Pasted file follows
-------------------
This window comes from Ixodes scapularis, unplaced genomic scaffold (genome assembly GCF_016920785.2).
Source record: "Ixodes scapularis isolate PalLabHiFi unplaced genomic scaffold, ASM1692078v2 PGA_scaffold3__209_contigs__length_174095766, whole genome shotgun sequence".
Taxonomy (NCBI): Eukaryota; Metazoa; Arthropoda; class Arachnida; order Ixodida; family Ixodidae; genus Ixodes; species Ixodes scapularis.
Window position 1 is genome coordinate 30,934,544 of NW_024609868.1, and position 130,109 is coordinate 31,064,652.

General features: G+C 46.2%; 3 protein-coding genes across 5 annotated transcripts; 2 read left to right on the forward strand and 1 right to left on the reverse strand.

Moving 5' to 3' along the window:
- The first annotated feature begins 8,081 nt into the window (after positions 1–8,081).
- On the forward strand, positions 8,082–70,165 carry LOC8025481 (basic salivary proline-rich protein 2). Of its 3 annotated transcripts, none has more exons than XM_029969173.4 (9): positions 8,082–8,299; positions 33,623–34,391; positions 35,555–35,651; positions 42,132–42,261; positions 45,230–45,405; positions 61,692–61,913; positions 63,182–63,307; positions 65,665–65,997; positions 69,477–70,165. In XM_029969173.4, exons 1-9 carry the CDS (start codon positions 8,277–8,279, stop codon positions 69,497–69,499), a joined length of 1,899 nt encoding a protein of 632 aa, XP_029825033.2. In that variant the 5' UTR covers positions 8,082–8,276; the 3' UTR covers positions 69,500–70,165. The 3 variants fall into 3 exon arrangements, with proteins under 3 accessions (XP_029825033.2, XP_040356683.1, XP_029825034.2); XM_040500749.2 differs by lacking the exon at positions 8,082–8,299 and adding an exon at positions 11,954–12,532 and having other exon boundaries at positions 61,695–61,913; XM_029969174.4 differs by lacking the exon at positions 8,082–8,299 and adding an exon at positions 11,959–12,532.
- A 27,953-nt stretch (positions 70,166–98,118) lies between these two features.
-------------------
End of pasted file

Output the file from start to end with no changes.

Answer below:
This window comes from Ixodes scapularis, unplaced genomic scaffold (genome assembly GCF_016920785.2).
Source record: "Ixodes scapularis isolate PalLabHiFi unplaced genomic scaffold, ASM1692078v2 PGA_scaffold3__209_contigs__length_174095766, whole genome shotgun sequence".
Taxonomy (NCBI): Eukaryota; Metazoa; Arthropoda; class Arachnida; order Ixodida; family Ixodidae; genus Ixodes; species Ixodes scapularis.
Window position 1 is genome coordinate 30,934,544 of NW_024609868.1, and position 130,109 is coordinate 31,064,652.

General features: G+C 46.2%; 3 protein-coding genes across 5 annotated transcripts; 2 read left to right on the forward strand and 1 right to left on the reverse strand.

Moving 5' to 3' along the window:
- The first annotated feature begins 8,081 nt into the window (after positions 1–8,081).
- On the forward strand, positions 8,082–70,165 carry LOC8025481 (basic salivary proline-rich protein 2). Of its 3 annotated transcripts, none has more exons than XM_029969173.4 (9): positions 8,082–8,299; positions 33,623–34,391; positions 35,555–35,651; positions 42,132–42,261; positions 45,230–45,405; positions 61,692–61,913; positions 63,182–63,307; positions 65,665–65,997; positions 69,477–70,165. In XM_029969173.4, exons 1-9 carry the CDS (start codon positions 8,277–8,279, stop codon positions 69,497–69,499), a joined length of 1,899 nt encoding a protein of 632 aa, XP_029825033.2. In that variant the 5' UTR covers positions 8,082–8,276; the 3' UTR covers positions 69,500–70,165. The 3 variants fall into 3 exon arrangements, with proteins under 3 accessions (XP_029825033.2, XP_040356683.1, XP_029825034.2); XM_040500749.2 differs by lacking the exon at positions 8,082–8,299 and adding an exon at positions 11,954–12,532 and having other exon boundaries at positions 61,695–61,913; XM_029969174.4 differs by lacking the exon at positions 8,082–8,299 and adding an exon at positions 11,959–12,532.
- A 27,953-nt stretch (positions 70,166–98,118) lies between these two features.